Palisade mom whose kids died when left in SUV failed 3 drug tests
GRAND JUNCTION, Colo. — In the months leading up to her fateful and fatal choice to leave her two children in a running vehicle, a Grand Junction mother failed three different court-ordered drug tests, according to a report.
The Grand Junction Sentinel is reporting that Heather Jensen took the drug tests to satisfy the conditions of her probation. She pleaded guilty to third-degree assault and received an 18-month deferred judgment, with the Mesa County District Attorney’s Office agreeing to erase the conviction if she met the terms of her probation.
Failing those tests put her in violation of her probation. She is scheduled to appear in court Friday to “show cause” for why her deferred judgment should not be revoked.
Jensen was arrested Wednesday at her mother’s home in North Fort Myers, Fla., for two counts of criminally negligent homicide, two counts of child abuse resulting in death while acting with negligence, and one count of false reporting.
The charges were filed in connection with the death of Jensen’s two sons, Tyler, 4, and William, 2. The two died of overheating on Nov. 27 after sitting by themselves in her SUV in a parking lot near the Powederhorn Ski Resort.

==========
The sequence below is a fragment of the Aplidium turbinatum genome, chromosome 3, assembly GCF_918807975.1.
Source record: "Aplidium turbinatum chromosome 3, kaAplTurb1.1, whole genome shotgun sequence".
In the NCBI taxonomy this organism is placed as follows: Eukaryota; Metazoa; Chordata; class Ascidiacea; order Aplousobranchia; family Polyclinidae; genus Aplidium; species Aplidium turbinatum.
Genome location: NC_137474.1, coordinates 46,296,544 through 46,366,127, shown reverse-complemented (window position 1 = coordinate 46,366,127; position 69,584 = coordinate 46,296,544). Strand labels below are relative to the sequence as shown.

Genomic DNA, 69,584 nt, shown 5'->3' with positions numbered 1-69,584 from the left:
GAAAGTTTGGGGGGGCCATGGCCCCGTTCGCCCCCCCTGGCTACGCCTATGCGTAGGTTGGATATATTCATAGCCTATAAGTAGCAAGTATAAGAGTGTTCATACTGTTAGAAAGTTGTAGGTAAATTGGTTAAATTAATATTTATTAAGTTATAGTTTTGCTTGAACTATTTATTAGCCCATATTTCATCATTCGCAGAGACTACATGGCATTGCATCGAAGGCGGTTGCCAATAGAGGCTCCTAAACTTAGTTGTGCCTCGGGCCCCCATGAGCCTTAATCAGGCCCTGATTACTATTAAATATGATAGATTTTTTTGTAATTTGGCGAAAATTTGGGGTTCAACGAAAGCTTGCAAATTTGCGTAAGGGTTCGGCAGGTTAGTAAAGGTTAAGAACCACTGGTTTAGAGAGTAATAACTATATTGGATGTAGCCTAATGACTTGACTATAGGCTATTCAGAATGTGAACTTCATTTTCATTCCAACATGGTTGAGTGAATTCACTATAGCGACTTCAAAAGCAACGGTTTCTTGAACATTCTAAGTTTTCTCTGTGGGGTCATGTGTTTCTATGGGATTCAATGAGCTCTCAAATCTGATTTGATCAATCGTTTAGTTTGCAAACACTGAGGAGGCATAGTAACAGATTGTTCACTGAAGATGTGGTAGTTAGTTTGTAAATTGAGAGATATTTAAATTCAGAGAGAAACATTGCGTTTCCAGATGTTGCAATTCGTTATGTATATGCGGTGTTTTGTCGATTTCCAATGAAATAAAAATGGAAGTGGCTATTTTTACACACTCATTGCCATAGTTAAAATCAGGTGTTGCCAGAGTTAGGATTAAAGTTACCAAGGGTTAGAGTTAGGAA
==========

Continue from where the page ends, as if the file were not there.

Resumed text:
According to an arrest affidavit, Jensen left her children in the vehicle while she had an affair with a man in a truck parked nearby.
Documents obtained by the Sentinel show that Jensen failed drug tests on Marc. 21, Oct. 8 and Oct. 26. She tested positive for THC, the primary intoxicant in marijuana, on all three occasions.
Mesa County Criminal Justice Services Director Dennis Berry told the newspaper that the handling of Jensen’s probation was typical, meaning it was not out of the ordinary that her deferred judgment was yet to be revoked despite repeatedly failing the terms of her probation.
“Generally, on the first positive (for marijuana), we’ll deal with it internally, but a second we won’t,” Berry told the newspaper.
That second positive test on Oct. 8 likely led to a discussion between Jensen and her treatment provider, Berry said, and the court wouldn’t have viewed the positive test on Oct. 26 as a third offense because the THC leftover in Jensen’s system would likely have been considered “residual.”
While she did not fail a fourth test on Dec. 13, the documents obtained by the Sentinel indicated that the test indicated “new drug use” by Jensen. Berry suspects test is what set the wheels in motion to revoke her deferred judgment.
When the court found out that Jensen was living in Florida, it was determined that yet another term of her probation had been violated.
Jensen submitted a hand-written letter to a Mesa County judge on Dec. 11, according to the Sentinel. She was seeking to be released from the term of her probation that stipulated she had to remain in Colorado.
“I believe it would be a great opportunity for me to start my life over again in Florida, and being surrounded by all my family who loves me to help me get through the losses I’ve had in this past month,” Jensen wrote. “And I would greatly appreciate it if you will let me move on with my life in Florida.”
The District Attorney’s office said the court did not issue an approval of Jensen’s request to leave, and said she decided to relocate in spite of that fact.